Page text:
WASHINGTON -- Retailers may begin carrying meat, poultry and egg products labeled "organic," after the U.S. Department of Agriculture's Food Safety and Inspection Service approved an interim certified labeling program following an eight year standoff with advocates.
Until now, producers of such products were prohibited from labeling them organic, and restricted to terms such as "natural," which most organic producers consider too vague.
Now, processors can label their products "certified organic by," followed by the certifying body, upon seeking approval from the FSIS and meeting certain criteria. The program will remain in effect until the USDA issues final rules for all organic food products.
According to Beth Gaston, USDA spokeswoman, processors can achieve labeling authorization after demonstrating that their products have been certified organic by a third party that confirms the process. The third party must have its own standards that define the term, as well as a system that ensures the standards. Presently, there are 33 private and 11 state organic certification organizations, as well as a number of "small entities" that provide self-certification, she said.
The FSIS has been reluctant to approve interim organic labeling until national standards were set for all food groups, which fell under their proposed National Organic Program, under the Organic Foods Production Act of 1990. That process is still ongoing.
Meat, poultry and egg processors had objected to the label ban, citing uneven enforcement of the prohibition. Produce growers, for example, have been permitted to label their fruits, vegetables and related products organic, so long as they met standards set forth by certifying agents.
According to Katherine DiMatteo, executive director of the Organic Trade Organization, Greenfield, Mass., to gain labeling approval, organic meat, poultry and egg producers will have to submit applications and self-designed labels. She said they will also have to submit the certificate from the third party organization specifying that the product has gone through testing and meets USDA specifications.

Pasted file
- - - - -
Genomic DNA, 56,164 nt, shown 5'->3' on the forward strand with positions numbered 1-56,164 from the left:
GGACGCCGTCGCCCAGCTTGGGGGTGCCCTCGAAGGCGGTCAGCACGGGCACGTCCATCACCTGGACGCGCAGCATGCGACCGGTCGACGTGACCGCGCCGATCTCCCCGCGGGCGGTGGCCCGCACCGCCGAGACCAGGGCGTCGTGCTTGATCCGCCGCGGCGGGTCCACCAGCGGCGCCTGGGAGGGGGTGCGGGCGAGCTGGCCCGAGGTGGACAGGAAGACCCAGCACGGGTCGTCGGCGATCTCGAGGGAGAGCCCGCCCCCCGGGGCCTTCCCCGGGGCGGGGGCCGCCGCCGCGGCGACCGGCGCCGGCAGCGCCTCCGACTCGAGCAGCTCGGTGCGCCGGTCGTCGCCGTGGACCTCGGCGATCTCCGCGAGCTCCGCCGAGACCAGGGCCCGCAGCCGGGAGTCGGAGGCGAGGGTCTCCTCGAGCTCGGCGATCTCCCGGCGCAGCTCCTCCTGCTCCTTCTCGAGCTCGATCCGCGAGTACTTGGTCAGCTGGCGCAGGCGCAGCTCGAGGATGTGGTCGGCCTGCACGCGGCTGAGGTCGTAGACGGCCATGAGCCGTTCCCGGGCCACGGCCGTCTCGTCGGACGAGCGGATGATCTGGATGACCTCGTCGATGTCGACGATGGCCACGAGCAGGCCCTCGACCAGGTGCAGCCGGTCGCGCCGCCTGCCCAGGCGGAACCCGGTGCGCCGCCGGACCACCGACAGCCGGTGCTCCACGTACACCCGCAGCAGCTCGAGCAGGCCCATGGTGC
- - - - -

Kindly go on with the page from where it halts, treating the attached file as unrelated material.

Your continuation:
Also on the drawing board, she said, is the proposal for a universal symbol of certification. She said the symbol could be considered for approval by the USDA next spring. In the interim, producers will have to submit their own labels stating the product was certified by the USDA and third party, she said.
Organic products, as defined by the OTA, are those products coming from farms that have been "inspected to verify that the farms meet rigorous standards which mandate the use of organic feed, prohibit the use of antibiotics, and give animals access to the outdoors, fresh air and sunlight."
The OTA also specifies that the agriculture production methods must meet all federal, state and local health regulations, work in harmony with the environment, build biological diversity, and foster healthy soil and growing conditions. It claims that these guidelines lead to healthier plants and animals better able to resist pests and disease without the use of toxic persistent pesticides, antibiotics and parasiticides or synthetic fertilizers.
Prior to the lift on the ban, Organic Valley, an organic perishables cooperative based in La Farge, Wis., launched a public awareness campaign that urged consumers to write to the USDA in protest of the ban [see Selling What Comes Naturally, SN, September 14, 1998].
Aside from numerous labeling issues, the organic industry still managed about $4.2 billion in overall sales and continued to grow at a rate of 20% to 24% per year, the OTA estimated.